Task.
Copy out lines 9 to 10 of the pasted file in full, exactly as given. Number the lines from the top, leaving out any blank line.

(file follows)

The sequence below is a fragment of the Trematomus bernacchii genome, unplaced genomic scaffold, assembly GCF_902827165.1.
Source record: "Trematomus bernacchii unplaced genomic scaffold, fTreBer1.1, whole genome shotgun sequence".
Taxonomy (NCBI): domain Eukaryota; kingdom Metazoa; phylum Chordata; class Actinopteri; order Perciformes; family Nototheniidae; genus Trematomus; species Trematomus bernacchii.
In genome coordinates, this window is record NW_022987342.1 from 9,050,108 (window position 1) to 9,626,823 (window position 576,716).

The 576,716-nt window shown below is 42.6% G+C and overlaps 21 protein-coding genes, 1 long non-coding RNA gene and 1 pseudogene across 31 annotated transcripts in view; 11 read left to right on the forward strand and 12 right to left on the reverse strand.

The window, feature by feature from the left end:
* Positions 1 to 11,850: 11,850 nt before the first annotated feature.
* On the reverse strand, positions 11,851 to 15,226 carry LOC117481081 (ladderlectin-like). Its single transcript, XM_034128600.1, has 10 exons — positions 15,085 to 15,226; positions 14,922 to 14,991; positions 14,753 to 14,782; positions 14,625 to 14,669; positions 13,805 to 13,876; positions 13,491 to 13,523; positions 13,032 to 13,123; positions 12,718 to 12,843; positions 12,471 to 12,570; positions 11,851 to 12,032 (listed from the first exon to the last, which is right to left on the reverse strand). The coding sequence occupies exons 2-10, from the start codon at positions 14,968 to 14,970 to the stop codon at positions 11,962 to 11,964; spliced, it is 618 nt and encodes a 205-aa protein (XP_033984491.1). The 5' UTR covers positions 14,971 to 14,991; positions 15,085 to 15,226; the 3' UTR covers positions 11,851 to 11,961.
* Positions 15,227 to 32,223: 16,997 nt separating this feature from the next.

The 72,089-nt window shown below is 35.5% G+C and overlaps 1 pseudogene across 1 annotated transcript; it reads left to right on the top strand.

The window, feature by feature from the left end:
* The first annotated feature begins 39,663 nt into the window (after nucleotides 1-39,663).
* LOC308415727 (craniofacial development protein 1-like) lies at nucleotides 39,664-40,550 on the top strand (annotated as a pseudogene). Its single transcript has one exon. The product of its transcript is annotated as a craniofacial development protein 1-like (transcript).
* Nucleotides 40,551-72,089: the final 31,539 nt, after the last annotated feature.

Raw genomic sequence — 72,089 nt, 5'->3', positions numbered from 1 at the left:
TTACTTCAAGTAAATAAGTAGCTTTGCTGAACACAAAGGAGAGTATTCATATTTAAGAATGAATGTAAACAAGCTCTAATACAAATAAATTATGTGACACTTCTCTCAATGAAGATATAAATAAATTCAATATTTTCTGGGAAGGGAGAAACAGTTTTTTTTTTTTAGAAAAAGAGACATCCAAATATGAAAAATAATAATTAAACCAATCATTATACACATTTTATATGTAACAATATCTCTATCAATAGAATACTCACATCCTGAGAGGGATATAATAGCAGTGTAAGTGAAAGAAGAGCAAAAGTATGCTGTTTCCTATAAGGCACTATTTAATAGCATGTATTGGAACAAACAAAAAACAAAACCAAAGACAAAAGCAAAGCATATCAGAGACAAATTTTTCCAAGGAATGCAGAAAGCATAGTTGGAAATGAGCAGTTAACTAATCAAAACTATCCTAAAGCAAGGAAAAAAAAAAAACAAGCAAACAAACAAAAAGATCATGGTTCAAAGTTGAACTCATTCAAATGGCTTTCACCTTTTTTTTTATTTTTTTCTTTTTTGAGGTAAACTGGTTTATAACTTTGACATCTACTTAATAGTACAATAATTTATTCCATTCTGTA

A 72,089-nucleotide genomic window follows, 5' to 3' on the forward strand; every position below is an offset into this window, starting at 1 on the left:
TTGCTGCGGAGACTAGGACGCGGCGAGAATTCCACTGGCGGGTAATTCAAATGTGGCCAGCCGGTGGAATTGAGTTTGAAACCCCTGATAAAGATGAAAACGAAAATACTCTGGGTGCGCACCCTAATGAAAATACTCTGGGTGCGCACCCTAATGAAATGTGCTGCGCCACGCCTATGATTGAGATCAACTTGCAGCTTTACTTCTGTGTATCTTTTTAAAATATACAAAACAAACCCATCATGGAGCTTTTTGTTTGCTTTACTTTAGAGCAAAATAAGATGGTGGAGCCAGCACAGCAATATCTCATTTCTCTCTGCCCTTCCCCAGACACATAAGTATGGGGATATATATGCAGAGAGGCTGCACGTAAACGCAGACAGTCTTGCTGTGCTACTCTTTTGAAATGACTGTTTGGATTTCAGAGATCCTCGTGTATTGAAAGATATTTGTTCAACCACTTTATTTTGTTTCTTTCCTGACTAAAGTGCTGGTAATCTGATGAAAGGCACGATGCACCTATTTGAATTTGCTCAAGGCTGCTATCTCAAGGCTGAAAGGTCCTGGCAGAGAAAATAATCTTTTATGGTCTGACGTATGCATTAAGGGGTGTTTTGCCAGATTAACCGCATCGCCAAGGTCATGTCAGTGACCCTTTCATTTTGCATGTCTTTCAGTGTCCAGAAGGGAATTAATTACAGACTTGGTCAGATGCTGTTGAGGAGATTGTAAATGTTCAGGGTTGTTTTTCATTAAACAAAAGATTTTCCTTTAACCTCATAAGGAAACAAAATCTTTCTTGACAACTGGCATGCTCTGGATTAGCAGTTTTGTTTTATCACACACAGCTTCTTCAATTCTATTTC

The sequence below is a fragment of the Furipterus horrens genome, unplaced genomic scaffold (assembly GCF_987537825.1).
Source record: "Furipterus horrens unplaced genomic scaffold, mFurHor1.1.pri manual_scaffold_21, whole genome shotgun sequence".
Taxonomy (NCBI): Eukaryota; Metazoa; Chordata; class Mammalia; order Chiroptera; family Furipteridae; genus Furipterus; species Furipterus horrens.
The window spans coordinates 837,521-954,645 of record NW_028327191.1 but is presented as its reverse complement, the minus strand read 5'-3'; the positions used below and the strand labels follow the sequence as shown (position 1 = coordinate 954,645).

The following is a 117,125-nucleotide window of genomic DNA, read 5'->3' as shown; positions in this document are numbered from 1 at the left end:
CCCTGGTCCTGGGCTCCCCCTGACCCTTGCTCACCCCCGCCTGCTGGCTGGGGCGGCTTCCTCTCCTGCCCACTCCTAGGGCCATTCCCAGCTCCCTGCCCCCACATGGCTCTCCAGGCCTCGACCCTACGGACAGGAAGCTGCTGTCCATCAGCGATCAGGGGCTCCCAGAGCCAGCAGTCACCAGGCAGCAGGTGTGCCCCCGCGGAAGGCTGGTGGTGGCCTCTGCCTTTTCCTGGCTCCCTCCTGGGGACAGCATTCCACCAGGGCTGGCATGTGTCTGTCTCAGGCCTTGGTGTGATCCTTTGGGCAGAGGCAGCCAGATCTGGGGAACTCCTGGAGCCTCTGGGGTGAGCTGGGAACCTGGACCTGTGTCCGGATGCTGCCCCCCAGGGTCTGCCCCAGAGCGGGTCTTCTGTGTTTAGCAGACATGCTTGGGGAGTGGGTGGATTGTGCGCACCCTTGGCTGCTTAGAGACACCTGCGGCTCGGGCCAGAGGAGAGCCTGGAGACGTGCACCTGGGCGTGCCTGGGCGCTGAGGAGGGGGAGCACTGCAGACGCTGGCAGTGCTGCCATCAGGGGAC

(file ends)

* Positions 15,227 to 32,223: 16,997 nt separating this feature from the next.

The 72,089-nt window shown below is 35.5% G+C and overlaps 1 pseudogene across 1 annotated transcript; it reads left to right on the top strand.